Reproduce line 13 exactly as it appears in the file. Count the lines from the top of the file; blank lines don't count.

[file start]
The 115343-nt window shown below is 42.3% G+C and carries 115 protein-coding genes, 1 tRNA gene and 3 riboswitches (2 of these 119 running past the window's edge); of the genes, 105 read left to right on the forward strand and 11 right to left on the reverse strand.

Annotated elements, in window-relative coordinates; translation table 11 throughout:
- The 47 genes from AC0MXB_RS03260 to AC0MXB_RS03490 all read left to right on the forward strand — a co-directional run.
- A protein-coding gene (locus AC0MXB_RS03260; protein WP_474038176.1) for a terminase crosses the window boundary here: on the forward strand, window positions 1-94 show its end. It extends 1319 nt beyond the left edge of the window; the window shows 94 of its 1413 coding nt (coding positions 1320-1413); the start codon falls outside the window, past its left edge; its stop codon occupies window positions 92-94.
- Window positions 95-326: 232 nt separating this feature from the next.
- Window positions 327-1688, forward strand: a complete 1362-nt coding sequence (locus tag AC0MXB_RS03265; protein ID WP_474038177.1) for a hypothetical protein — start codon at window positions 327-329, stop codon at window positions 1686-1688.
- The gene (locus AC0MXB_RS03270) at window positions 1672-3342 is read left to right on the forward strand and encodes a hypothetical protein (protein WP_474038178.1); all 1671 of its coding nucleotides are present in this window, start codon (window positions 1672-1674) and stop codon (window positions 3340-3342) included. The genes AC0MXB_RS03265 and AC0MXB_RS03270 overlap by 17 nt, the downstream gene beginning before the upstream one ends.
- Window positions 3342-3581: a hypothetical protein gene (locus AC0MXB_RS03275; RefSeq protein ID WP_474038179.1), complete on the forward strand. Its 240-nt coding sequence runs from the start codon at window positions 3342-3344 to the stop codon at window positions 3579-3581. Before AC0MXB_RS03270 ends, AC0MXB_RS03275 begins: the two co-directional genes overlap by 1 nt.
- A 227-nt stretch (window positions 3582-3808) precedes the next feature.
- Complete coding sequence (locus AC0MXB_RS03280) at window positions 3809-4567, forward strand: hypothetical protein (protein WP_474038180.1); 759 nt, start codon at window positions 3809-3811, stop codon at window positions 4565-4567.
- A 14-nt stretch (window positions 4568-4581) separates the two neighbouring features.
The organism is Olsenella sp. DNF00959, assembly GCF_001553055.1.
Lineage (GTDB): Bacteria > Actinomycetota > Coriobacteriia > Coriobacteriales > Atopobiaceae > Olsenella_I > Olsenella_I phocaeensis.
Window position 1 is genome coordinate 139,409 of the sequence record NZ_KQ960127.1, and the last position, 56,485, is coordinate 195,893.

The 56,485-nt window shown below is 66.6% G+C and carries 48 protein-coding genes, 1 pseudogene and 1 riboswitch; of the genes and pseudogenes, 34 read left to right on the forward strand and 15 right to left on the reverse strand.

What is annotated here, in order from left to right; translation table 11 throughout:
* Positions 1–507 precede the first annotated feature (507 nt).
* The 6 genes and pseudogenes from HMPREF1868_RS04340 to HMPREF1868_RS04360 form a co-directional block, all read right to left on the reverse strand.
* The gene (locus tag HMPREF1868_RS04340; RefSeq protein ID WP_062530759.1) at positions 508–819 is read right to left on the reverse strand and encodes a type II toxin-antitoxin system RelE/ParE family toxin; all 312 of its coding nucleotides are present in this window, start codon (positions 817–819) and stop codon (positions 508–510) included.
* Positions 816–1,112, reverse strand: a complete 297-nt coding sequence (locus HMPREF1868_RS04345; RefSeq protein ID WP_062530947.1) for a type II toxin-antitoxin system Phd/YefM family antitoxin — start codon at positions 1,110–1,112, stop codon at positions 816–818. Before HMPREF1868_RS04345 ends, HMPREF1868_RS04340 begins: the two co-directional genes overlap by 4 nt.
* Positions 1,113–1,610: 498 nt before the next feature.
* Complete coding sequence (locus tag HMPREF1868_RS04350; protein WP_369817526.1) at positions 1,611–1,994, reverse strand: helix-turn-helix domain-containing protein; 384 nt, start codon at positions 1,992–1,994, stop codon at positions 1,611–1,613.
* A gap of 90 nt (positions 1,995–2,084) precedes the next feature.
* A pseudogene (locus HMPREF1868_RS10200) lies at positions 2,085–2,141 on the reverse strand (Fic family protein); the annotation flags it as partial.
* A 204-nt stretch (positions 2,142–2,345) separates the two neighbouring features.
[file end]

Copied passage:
Lineage (GTDB): Bacteria > Actinomycetota > Coriobacteriia > Coriobacteriales > Atopobiaceae > Olsenella_I > Olsenella_I phocaeensis.